The Singapore Lodge Theosophical Society
The Theosophical Society
The Theosophical Society
The Theosophical Society was founded in New York in 1875, jointly by Madame H. P. Blavatsky, a Russian, and Col. H. S. Olcott, an American, assisted by others. In 1879, the world Headquarters was shifted to Bombay and later in 1882 to Adyar, Madras. It is an international organization with membership which now includes over 70 countries.
The three declared Objects of the Theosophical Society are:
1. To form a nucleus of the Universal Brotherhood of Humanity, without distinction of race, creed, sex, caste or colour
2. To encourage the study of Comparative Religion, Philosophy and Science
3. To investigate unexplained laws of Nature and the powers latent in man
Col. H. S. Olcott was the first President, followed by Dr. Annie Besant (1907-1933), Dr. G. S. Arundale (1934-1945), Mr. C. Jinarajadasa (1946-1953), Mr. N. Sri Ram (1953-1973) and Mr. John B. S. Coats (1973-1979). Mrs. Radha Burnier is the present President of this International body, since her election in 1980.
The Theosophical Society is composed of students, belonging to any religion in the world or to none, who are united by their approval of the Society’s Objects, by their wish to remove religious antagonisms and to draw together people of goodwill, whatsoever their religious opinions, and by their desire to study religious truths and to share the results of their studies with others. Their bond of union is not the profession of a common belief, but a common search and aspiration for Truth. They hold that Truth should be sought by study, by reflection, by purity of life, by devotion to high ideals, and they regard Truth as a prize to be striven for, not as a dogma to be imposed by authority. They consider that belief should be the result of individual study or intuition, and not its antecedent, and should rest on knowledge, not on assertion. They extend tolerance to all, even to the intolerant, not as a privilege they bestow but as a duty they perform, and they seek to remove ignorance, not to punish it. They see every religion as an expression of the Divine Wisdom and prefer its study to its condemnation, and its practice to proselytism. Peace is their watchword, as Truth is their aim.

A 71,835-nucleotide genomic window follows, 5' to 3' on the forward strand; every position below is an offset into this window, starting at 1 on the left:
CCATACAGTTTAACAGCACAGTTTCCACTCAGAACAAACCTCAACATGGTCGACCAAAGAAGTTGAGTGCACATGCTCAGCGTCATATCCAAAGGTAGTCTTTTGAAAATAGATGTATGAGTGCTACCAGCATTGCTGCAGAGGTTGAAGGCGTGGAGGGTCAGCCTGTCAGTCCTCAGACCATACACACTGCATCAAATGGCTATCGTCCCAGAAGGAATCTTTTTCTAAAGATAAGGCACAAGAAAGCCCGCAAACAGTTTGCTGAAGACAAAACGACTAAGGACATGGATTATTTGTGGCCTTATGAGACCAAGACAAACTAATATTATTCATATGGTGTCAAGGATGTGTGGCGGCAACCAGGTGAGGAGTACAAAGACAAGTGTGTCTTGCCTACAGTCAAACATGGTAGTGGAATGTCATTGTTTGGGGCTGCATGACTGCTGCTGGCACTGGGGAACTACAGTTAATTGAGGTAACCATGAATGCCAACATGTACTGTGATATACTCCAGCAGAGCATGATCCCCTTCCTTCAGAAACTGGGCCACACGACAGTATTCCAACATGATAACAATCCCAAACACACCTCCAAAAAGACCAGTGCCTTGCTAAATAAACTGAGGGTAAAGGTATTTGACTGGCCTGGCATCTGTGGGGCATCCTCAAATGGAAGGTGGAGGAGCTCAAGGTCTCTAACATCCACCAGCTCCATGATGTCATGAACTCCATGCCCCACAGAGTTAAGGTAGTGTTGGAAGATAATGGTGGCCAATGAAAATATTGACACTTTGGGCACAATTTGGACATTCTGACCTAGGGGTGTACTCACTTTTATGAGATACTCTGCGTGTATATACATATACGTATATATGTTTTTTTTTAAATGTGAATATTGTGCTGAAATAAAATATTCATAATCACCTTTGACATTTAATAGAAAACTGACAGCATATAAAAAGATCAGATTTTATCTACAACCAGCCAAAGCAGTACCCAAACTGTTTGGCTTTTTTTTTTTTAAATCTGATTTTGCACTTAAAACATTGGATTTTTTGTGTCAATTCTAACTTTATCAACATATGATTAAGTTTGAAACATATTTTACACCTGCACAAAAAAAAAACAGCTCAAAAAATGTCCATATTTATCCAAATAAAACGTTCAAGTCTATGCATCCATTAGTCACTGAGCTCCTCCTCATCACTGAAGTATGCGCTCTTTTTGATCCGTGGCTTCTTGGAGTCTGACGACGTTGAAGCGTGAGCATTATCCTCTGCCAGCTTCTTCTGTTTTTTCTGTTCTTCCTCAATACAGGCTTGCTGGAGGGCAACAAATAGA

Theosophy is the body of truths which forms the basis of all religions, and which cannot be claimed as the exclusive possession of any. It offers a philosophy which renders life intelligible, and which demonstrates the Justice and the love which guide its evolution. It puts death in its rightful place, as a recurring incident in an endless life, opening the gateway to a fuller and more radiant existence. It restores to the world the Science of the Spirit, teaching man to know the Spirit as himself and the mind and body as his servants. It illuminates the scriptures and doctrines of religions by unveiling their hidden meanings, and thus justifying them at the bar of intelligence, as they are ever justified in the eyes of intuition.
Members of the Theosophical Society study these truths, and Theosophists endeavour to live them. Everyone willing to study, to be tolerant, to aim high, and to work perseveringly, is welcomed as a member, and it rests with the member to become a true Theosophist.
FREEDOM OF THOUGHT